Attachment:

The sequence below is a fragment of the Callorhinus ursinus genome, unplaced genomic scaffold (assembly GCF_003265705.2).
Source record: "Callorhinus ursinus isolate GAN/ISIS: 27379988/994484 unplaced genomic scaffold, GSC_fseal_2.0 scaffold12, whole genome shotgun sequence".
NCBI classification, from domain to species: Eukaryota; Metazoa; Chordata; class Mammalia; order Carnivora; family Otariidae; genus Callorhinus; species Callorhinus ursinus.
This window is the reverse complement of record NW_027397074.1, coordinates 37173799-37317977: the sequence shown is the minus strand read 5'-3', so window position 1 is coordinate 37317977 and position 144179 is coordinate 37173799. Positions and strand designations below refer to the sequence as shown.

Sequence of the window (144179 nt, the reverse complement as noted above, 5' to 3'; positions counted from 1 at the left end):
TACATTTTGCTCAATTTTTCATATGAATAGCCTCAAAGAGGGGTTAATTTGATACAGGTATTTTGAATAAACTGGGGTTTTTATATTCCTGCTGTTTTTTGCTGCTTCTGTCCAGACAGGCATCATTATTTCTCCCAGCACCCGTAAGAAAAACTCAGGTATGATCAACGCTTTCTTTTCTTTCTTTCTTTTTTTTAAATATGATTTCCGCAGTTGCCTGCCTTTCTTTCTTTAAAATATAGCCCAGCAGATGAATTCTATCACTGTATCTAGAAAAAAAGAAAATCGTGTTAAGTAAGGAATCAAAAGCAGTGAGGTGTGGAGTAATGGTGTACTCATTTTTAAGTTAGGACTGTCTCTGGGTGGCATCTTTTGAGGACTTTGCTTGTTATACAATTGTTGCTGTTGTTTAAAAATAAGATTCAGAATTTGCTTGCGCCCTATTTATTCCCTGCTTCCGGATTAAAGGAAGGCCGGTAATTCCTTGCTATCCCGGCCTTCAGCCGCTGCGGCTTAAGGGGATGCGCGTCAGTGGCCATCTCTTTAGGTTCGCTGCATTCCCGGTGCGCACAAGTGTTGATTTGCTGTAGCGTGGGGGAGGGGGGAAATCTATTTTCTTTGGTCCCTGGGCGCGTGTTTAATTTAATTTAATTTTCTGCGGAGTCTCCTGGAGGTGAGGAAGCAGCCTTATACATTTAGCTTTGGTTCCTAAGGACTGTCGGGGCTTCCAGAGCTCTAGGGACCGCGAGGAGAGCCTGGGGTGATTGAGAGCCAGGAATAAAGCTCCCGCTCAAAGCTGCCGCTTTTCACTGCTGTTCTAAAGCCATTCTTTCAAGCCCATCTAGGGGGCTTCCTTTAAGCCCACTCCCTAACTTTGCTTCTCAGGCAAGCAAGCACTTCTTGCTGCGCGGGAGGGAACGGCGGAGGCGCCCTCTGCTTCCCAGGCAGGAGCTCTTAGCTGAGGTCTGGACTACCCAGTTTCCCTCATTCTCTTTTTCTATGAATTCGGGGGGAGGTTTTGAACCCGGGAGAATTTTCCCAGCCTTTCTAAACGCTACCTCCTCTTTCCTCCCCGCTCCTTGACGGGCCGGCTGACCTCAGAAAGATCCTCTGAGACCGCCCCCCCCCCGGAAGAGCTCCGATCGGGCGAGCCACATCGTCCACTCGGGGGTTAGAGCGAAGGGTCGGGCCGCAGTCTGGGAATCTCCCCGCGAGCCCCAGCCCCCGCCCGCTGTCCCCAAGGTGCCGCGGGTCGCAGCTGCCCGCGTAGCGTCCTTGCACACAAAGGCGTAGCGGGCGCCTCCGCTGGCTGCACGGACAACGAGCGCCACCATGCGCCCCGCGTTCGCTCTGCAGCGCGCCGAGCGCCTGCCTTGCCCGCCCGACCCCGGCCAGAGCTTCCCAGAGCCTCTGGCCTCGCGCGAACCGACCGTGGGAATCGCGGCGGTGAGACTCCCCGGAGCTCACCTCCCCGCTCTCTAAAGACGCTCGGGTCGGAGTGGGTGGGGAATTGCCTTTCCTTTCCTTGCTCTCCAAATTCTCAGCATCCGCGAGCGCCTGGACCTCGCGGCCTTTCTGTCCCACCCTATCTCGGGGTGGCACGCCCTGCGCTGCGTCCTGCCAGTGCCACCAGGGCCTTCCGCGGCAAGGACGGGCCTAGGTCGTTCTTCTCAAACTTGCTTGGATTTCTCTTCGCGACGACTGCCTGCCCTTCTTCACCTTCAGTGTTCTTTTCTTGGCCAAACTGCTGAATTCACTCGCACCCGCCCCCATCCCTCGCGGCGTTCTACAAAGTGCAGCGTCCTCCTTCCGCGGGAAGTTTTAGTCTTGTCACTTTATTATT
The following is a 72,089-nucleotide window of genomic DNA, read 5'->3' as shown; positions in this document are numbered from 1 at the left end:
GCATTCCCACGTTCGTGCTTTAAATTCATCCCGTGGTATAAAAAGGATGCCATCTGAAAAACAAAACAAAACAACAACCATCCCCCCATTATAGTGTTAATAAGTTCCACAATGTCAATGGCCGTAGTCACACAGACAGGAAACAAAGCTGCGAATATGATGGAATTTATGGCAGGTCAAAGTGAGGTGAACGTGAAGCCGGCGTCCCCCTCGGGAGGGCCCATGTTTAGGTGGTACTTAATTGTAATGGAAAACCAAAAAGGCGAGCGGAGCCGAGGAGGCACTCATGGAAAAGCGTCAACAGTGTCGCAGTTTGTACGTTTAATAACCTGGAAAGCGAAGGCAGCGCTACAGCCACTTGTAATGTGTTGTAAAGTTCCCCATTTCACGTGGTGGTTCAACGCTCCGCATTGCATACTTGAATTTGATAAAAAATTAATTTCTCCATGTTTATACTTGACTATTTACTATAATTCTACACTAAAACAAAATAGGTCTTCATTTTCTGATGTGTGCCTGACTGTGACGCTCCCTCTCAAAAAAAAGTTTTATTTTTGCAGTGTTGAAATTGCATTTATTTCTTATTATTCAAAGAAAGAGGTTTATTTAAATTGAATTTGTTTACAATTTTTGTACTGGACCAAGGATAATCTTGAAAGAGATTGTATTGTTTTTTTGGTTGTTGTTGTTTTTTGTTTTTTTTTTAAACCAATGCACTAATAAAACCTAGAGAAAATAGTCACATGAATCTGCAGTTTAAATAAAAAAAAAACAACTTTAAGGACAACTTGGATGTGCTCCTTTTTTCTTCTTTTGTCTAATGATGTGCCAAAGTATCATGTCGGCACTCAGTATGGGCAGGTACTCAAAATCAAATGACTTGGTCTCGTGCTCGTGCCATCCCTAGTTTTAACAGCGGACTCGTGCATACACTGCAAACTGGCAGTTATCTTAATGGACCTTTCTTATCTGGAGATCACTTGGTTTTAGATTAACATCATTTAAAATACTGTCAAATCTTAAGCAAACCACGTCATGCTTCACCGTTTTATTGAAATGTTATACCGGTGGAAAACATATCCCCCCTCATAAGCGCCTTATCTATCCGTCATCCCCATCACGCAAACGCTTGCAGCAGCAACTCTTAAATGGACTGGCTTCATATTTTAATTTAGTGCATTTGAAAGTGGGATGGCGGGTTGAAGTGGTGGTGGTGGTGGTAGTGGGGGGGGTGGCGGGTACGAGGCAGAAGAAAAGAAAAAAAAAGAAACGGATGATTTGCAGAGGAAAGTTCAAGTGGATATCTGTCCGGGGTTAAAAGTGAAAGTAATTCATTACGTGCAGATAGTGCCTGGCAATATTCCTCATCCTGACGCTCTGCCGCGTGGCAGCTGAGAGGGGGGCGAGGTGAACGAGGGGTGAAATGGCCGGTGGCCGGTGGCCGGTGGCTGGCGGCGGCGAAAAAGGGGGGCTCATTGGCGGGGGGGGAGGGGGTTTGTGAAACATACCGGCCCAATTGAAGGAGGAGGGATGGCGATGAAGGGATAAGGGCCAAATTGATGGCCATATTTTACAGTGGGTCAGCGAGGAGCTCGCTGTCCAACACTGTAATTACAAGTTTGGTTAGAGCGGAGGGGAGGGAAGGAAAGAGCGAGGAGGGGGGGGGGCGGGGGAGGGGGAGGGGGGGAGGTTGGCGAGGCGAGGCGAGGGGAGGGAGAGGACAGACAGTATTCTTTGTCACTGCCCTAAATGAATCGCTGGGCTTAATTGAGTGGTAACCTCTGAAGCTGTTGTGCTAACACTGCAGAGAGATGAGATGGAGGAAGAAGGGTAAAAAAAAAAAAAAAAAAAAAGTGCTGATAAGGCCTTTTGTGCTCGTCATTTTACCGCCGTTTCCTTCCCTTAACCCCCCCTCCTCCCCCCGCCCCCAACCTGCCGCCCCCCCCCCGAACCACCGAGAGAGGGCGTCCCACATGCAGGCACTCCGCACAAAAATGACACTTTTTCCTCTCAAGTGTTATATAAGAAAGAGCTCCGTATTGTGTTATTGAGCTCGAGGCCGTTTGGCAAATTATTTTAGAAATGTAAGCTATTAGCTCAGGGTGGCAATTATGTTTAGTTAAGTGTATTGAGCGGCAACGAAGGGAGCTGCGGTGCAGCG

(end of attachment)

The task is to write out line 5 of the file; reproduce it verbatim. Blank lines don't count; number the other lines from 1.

Sequence of the window (144179 nt, the reverse complement as noted above, 5' to 3'; positions counted from 1 at the left end):